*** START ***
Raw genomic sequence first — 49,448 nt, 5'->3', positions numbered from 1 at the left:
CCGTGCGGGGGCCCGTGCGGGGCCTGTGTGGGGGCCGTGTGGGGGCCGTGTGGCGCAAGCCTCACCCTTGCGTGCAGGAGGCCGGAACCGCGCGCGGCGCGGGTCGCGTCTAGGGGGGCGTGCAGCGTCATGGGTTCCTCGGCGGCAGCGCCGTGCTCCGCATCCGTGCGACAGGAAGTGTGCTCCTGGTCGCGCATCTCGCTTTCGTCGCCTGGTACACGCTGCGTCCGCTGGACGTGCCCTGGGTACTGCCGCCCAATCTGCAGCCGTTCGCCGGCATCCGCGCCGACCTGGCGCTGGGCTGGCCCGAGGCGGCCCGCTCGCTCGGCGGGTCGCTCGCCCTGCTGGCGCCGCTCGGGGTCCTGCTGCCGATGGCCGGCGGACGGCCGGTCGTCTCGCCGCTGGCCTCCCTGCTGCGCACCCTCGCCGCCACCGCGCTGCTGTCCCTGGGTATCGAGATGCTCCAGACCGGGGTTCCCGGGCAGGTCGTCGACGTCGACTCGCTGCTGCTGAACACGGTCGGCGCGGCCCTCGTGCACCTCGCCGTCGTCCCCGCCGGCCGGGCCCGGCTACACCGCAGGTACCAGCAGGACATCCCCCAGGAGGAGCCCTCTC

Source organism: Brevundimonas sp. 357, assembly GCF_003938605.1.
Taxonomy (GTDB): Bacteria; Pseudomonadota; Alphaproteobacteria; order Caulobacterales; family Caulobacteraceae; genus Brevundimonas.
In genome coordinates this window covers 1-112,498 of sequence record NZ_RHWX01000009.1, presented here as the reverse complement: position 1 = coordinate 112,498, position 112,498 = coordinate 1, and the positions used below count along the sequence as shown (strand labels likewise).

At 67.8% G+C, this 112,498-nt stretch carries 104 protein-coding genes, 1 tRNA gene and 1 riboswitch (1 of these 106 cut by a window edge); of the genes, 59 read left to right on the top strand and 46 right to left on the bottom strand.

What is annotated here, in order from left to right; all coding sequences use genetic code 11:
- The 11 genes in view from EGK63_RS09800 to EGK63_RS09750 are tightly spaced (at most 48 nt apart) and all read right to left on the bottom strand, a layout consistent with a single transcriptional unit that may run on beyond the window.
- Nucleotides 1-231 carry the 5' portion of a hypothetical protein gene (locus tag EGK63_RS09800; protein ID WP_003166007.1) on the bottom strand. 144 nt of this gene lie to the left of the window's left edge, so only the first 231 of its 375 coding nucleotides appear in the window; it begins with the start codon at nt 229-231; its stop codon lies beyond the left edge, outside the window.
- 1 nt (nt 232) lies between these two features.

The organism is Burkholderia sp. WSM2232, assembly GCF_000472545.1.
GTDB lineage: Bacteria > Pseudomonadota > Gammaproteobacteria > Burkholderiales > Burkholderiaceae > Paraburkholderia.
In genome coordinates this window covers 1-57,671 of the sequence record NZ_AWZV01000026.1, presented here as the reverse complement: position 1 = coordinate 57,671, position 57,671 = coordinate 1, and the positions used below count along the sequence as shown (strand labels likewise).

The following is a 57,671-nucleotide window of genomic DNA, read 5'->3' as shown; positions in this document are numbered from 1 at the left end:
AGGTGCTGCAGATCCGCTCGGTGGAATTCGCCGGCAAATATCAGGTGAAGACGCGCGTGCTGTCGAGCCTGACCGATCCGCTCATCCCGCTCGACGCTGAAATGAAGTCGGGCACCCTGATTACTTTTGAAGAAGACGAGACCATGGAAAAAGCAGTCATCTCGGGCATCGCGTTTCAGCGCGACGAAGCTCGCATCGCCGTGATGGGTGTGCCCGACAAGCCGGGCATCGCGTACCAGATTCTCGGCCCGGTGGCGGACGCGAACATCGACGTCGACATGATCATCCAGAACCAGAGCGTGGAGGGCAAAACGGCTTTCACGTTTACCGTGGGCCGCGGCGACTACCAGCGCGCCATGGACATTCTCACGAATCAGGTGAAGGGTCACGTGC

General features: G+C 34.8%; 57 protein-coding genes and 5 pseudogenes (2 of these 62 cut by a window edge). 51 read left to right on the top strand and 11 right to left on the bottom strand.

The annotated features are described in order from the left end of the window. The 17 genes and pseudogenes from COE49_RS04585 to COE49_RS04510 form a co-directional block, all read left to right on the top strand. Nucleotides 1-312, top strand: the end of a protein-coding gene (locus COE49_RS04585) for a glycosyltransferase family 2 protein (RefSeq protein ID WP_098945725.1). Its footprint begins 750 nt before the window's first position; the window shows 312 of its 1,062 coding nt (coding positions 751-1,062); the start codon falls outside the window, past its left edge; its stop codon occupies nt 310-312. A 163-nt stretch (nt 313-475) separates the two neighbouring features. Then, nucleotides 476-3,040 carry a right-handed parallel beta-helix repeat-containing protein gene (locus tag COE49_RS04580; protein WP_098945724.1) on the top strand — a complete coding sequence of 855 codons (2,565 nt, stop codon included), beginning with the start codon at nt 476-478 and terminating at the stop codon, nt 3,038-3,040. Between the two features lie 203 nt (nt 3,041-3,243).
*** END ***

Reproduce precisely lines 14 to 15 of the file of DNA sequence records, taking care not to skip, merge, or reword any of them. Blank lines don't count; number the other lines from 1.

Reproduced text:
The following is a 57,671-nucleotide window of genomic DNA, read 5'->3' as shown; positions in this document are numbered from 1 at the left end:
AGGTGCTGCAGATCCGCTCGGTGGAATTCGCCGGCAAATATCAGGTGAAGACGCGCGTGCTGTCGAGCCTGACCGATCCGCTCATCCCGCTCGACGCTGAAATGAAGTCGGGCACCCTGATTACTTTTGAAGAAGACGAGACCATGGAAAAAGCAGTCATCTCGGGCATCGCGTTTCAGCGCGACGAAGCTCGCATCGCCGTGATGGGTGTGCCCGACAAGCCGGGCATCGCGTACCAGATTCTCGGCCCGGTGGCGGACGCGAACATCGACGTCGACATGATCATCCAGAACCAGAGCGTGGAGGGCAAAACGGCTTTCACGTTTACCGTGGGCCGCGGCGACTACCAGCGCGCCATGGACATTCTCACGAATCAGGTGAAGGGTCACGTGC